Carbon Farming
Regenerative Ag

Soil Carbon Sequestration: The Hurdles Are Real, But So Is The Potential

The Financial Times recently published an article calling into question the climate benefits of soil carbon sequestration. The premise of the article is true: the logistics and impacts of soil carbon removals are complex. Agricultural systems are dynamic and soil contains many biological and chemical systems — many of which are difficult to track. However, we believe that this method for carbon removal has significant potential, and is already making a traceable impact on our food system. See why, in our response to the Financial Times article.

The Financial Times recently published an article calling into question the climate benefits of soil carbon sequestration. The premise of the article is:

There is lively debate over how much carbon can actually be stored in soils, how long for and how effectively it can be measured.

There is no refuting the premise of the article. The logistics and impacts of soil carbon removals are complex. After all, managed soils are dynamic biological and chemical systems and while much has been learned about how these systems function, there is much to be learned. This is especially true of how soils may help mitigate climate change.

The article highlights the increased interest in companies across the food and agriculture sector in scaling regenerative agriculture programs as a means of mitigating climate change. Companies are investing millions of dollars in their supply chains to help cut GHG emissions and increase carbon removals in soil. 

The science of soil carbon removal, like many innovative climate solutions, isn’t perfect. However, it’s important to note that this method does have potential. 

Additionally, regenerative agriculture programs that emphasize soil carbon removals have many beneficial climate impacts, including improved soil health and increased crop resilience.

Criticisms of soil carbon sequestration, as described in the Financial Times:

Too few companies have set quantitative targets for soil carbon removals and many company programs are not compensating farmers for shifting to regenerative practices.

It is encouraging to see companies starting to create regenerative agriculture programs to help create a more resilient food system. However, of the 6,779 agriculture- and food-related organizations listed by Science Based Targets Initiative (SBTi), only 58% (3,928) of those organizations have set clearly-defined, science-based pathways to reduce GHG emissions. And of those, only 17% (658) have set targets at 1.5℃, in line with the Paris Agreement.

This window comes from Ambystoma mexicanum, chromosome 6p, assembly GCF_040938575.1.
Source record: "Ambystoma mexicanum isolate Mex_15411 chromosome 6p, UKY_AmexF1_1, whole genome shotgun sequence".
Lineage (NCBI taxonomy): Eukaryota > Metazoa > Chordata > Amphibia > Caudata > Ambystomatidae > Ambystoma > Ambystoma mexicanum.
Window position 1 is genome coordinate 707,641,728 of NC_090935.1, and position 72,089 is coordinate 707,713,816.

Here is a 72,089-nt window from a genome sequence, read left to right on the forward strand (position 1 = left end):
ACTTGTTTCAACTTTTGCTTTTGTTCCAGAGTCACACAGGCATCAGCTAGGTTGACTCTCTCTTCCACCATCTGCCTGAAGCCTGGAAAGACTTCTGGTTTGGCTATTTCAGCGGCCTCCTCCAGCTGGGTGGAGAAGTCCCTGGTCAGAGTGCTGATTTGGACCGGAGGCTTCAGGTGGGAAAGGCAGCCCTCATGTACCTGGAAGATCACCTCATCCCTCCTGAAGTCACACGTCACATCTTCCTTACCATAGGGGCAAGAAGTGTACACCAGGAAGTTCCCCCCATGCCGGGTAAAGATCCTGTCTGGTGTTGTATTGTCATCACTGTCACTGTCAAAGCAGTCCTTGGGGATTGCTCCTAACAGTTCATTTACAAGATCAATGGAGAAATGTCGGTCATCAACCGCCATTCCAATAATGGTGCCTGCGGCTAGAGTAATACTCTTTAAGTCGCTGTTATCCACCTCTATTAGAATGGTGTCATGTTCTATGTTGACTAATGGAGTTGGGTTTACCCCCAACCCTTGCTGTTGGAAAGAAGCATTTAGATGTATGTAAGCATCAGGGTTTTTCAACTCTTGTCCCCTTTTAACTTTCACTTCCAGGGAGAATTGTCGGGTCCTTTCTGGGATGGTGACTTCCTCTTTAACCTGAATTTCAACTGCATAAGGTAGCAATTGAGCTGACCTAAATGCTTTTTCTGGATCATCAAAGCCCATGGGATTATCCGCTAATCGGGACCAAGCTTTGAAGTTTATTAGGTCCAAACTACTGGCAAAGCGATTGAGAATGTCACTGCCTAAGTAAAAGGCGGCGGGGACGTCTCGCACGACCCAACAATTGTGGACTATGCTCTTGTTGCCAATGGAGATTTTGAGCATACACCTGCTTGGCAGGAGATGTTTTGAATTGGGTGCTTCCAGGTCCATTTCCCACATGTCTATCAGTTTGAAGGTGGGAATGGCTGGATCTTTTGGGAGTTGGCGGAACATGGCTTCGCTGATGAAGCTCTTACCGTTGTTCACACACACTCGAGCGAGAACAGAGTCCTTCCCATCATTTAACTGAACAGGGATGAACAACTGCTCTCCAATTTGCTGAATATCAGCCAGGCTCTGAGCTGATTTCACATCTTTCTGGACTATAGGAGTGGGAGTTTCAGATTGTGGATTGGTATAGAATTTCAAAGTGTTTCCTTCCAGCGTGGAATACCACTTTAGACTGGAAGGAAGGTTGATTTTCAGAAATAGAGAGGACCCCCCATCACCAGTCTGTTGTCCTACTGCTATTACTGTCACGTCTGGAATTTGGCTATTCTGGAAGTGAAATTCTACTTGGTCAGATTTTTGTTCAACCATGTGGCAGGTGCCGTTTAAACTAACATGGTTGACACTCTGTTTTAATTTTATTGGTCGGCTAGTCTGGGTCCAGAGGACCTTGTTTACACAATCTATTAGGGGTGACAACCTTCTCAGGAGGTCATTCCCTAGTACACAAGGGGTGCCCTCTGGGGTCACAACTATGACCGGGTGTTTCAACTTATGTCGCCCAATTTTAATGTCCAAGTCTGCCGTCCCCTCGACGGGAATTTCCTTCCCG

Let us be clear: all food and agriculture companies should set targets consistent with 1.5C and should be very transparent, quantitative, and granular with respect to soil carbon removal strategies against those targets.

Companies should also fairly and justly compensate their farmers for implementing regenerative ag practices and if carbon credits or other financial assets are generated from these programs, they should be shared with the farmers. A company’s climate commitments should not be made on the backs and bank accounts of their farmers.

Luckily, the industry is exploring and implementing solutions for this. Companies across the agrifood value chain are incentivizing farmers for their carbon outcomes, or paying them upfront for regenerative practice adoption. These programs aren’t perfect yet, but they’re beginning to offer fair ways for farmers to diversify their profits through carbon farming programs. One significant accelerator for farmer payments has been the use of more accurate, dynamic data to estimate soil carbon sequestration. This data increases the value of soil carbon outcomes and can help businesses build a case for farmer payments.

Soil carbon sequestration capacity has been widely overestimated.

We know that soil can be an important sink for carbon sequestration. We also know that soils rich in organic matter (carbon) are highly productive and resilient to the impacts of climate change. Because of the relative ease of implementing practices that help to increase soil carbon sequestration, many advocates have hyped the potential of soil carbon removal as a climate solution, often with little rigorous data to support those claims. 

Making matters worse, these dubious claims are then used to generate wildly optimistic estimates about the financial windfall from soil carbon programs. The resulting skepticism about soil carbon sequestration creates a significant barrier to scaling regenerative agriculture with its known benefits of improving soil health and improving ag resilience. 

We would do well to remember the adage ‘extraordinary claims require extraordinary evidence,’ lest we ruin our own credibility. However, rather than move us away from soil carbon sequestration, this knowledge should encourage us to deepen our understanding of soil carbon sequestration and expand our ability to measure sequestration capacity. The ‘side effects’ of carbon farming programs are highly productive soils and resilient crops, so it’s important to continue implementing these programs while we enhance our science and carbon quantification  methods.